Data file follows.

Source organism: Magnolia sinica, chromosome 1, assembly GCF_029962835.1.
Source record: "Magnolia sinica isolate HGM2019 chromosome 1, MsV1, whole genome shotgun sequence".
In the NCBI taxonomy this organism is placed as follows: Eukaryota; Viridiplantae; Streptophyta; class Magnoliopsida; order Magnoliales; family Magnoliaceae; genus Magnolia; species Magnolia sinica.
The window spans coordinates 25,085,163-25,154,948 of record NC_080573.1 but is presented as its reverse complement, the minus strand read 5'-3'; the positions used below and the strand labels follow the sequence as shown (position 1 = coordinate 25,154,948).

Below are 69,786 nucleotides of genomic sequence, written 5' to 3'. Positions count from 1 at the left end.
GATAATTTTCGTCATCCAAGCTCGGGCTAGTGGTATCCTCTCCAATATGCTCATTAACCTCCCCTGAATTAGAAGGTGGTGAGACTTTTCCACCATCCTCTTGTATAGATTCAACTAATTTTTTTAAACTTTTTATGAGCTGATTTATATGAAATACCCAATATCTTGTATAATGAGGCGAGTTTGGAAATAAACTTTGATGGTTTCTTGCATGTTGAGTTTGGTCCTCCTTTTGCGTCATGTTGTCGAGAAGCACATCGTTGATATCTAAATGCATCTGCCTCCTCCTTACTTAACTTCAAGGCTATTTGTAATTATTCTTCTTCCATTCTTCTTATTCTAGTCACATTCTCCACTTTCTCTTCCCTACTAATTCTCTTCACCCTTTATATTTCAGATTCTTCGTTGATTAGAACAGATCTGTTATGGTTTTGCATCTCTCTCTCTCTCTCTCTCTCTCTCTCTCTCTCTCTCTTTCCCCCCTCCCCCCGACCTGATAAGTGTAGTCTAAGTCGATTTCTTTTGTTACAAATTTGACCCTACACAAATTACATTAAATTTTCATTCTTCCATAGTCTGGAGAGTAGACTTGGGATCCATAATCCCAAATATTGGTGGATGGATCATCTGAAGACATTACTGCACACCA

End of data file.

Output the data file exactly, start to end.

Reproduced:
Source organism: Magnolia sinica, chromosome 1, assembly GCF_029962835.1.
Source record: "Magnolia sinica isolate HGM2019 chromosome 1, MsV1, whole genome shotgun sequence".
In the NCBI taxonomy this organism is placed as follows: Eukaryota; Viridiplantae; Streptophyta; class Magnoliopsida; order Magnoliales; family Magnoliaceae; genus Magnolia; species Magnolia sinica.
The window spans coordinates 25,085,163-25,154,948 of record NC_080573.1 but is presented as its reverse complement, the minus strand read 5'-3'; the positions used below and the strand labels follow the sequence as shown (position 1 = coordinate 25,154,948).

Below are 69,786 nucleotides of genomic sequence, written 5' to 3'. Positions count from 1 at the left end.
GATAATTTTCGTCATCCAAGCTCGGGCTAGTGGTATCCTCTCCAATATGCTCATTAACCTCCCCTGAATTAGAAGGTGGTGAGACTTTTCCACCATCCTCTTGTATAGATTCAACTAATTTTTTTAAACTTTTTATGAGCTGATTTATATGAAATACCCAATATCTTGTATAATGAGGCGAGTTTGGAAATAAACTTTGATGGTTTCTTGCATGTTGAGTTTGGTCCTCCTTTTGCGTCATGTTGTCGAGAAGCACATCGTTGATATCTAAATGCATCTGCCTCCTCCTTACTTAACTTCAAGGCTATTTGTAATTATTCTTCTTCCATTCTTCTTATTCTAGTCACATTCTCCACTTTCTCTTCCCTACTAATTCTCTTCACCCTTTATATTTCAGATTCTTCGTTGATTAGAACAGATCTGTTATGGTTTTGCATCTCTCTCTCTCTCTCTCTCTCTCTCTCTCTCTCTCTCTTTCCCCCCTCCCCCCGACCTGATAAGTGTAGTCTAAGTCGATTTCTTTTGTTACAAATTTGACCCTACACAAATTACATTAAATTTTCATTCTTCCATAGTCTGGAGAGTAGACTTGGGATCCATAATCCCAAATATTGGTGGATGGATCATCTGAAGACATTACTGCACACCA